hopefully, you have better options than either of the backs in
the Chicago Backfield.
Game Thoughts: Lost in all the drama in the final minutes
of the Steelers/Browns melee is the fact that the Steelers suffered
injuries to two starting wide receivers. JuJu Smith-Schuster suffered
a concussion and knee injury, while Diontae Johnson suffered a
scary concussion that included blood dripping out of his ear.
Smith-Schuster has not practiced this week and is likely out
for Sunday’s game against the Bengals, while Johnson practiced
in full on Thursday but has yet to clear the concussion protocol.
The injuries to the wide receiving corps of the Steelers should
open up an opportunity for James Washington to earn more targets
and catches against a Bengals defense that gives up the fourth-most
points to quarterbacks and the 20th-most to wide receivers.
This is arguably the best matchup on paper for Mason Rudolph,
although it is hard to play him in anything other than super-flex
leagues based on the fact that he doesn’t complete enough
passes to be an elite fantasy option, even against the Bengals.
The second-year player from Oklahoma State has yet to top 300
yards or two passing touchdowns in a game, and he enters Sunday
on the heels of throwing four interceptions against the Browns.
Vance McDonald could be in line for a solid game this week and
continues to earn a decent amount of targets from Rudolph. McDonald
has seven targets in each of his last three games, yet has not
converted those targets into a top-12 fantasy week.
Perhaps this week against the Bengals, a defense that ranks ninth
in points allowed to tight ends, McDonald will hit pay dirt and
provide a solid fantasy performance for his owners. The Raiders,
Bills, 49ers, and Ravens (twice) all posted at least 50 yards
from the tight end position against the Bengals.
One reason why Cincinnati has been dreadful on defense this year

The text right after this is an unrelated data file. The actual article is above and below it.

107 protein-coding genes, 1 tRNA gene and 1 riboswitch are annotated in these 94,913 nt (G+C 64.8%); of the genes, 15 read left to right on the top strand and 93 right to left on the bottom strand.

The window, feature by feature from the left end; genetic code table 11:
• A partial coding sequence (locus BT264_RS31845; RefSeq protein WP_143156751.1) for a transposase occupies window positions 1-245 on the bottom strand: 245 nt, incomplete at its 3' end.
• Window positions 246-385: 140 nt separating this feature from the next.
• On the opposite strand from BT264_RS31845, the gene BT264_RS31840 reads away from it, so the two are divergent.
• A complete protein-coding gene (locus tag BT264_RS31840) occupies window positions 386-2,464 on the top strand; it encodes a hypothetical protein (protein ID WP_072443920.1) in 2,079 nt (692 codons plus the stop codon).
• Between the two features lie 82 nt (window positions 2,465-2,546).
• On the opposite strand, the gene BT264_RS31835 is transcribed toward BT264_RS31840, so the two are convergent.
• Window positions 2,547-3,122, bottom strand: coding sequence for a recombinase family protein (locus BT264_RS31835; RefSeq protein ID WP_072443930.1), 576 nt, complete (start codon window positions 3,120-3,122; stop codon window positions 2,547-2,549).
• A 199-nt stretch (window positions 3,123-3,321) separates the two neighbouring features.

is their lack of pass rush. The Bengals are tied with the Dolphins
for the least amount of team sacks on the year, with opposing
quarterbacks benefiting from far too much time in the pocket to
pick apart the Bengal secondary.
Another thing to look for is the Steelers taking advantage of
the Bengals’ inability to stop the run and reception to
running backs. Pittsburgh ranks third in the league in receptions
to running backs and the Bengals rank fourth in points allowed
to running backs. This mismatch is going to be a key for success
for Rudolph and the Steelers offense on Sunday.
CIN FPts Allowed vs. QBs: No.4
CIN FPts Allowed vs. RBs: No.4
CIN FPts Allowed vs. WRs: No.20
CIN FPts Allowed vs. TEs: No.9
Running Game Thoughts: James Conner owners have to be frustrated
beyond belief that their stud running back is injured and will
likely miss this choice matchup against the Bengals. The Bengals
are terrible against the run, giving up 23.5 fantasy points per
game. Conner scored 18.5 points when they played against each
other in Pittsburgh Week 4, and Jaylen Samuels, the likely starter
if Conner is ruled out, scored 14 points of his own with 83 total
yards and a rushing touchdown.
Samuels is a must start and a solid No.2 running back this week
against the Bengals. Trey Edmunds would also be an interesting
play in deeper leagues, but owners need to keep an eye on rookie
Benny Snell who practiced in full on Thursday and appears to be
on track to return from a knee injury.
If Snell is not active and Edmunds is the clear No.2, he should
garner some low-end flex consideration in deeper leagues, especially
if you are dealing with bye week blues.
Game Thoughts: The Ryan Finley experiment has been a
bust. You can’t fault the winless Bengals from wanting to
see if they have anything in their fourth-round rookie before
entering the 2020 NFL draft with presumably the No.1 overall pick
and a chance for Joe Barrow, but Finley has done nothing so far
to make a claim as the QB of the future in Cincinnati.
The former North Carolina State star has completed 47% of his
passes for 282 yards and one touchdown in two games. You can throw
out the Baltimore game because it was his first start, and the
Ravens are a tough defense. Finley’s second start against
Oakland, a defense that has been torched all year by opposing
quarterbacks, is one that makes you question the rookies place
as an NFL quarterback.
It is difficult to have any fantasy value for skill position
players when the quarterback throws for 115 yards and an interception.
With nine games of fewer than seven fantasy points and just one
touchdown, Tyler Boyd, and favorite breakout candidate of the
fantasy community has been a complete bust and should be avoided
Auden Tate suffered a nasty concussion against the Raiders and
is likely out, and John Ross can return, but he too is a risky
play because Finley has been so terrible.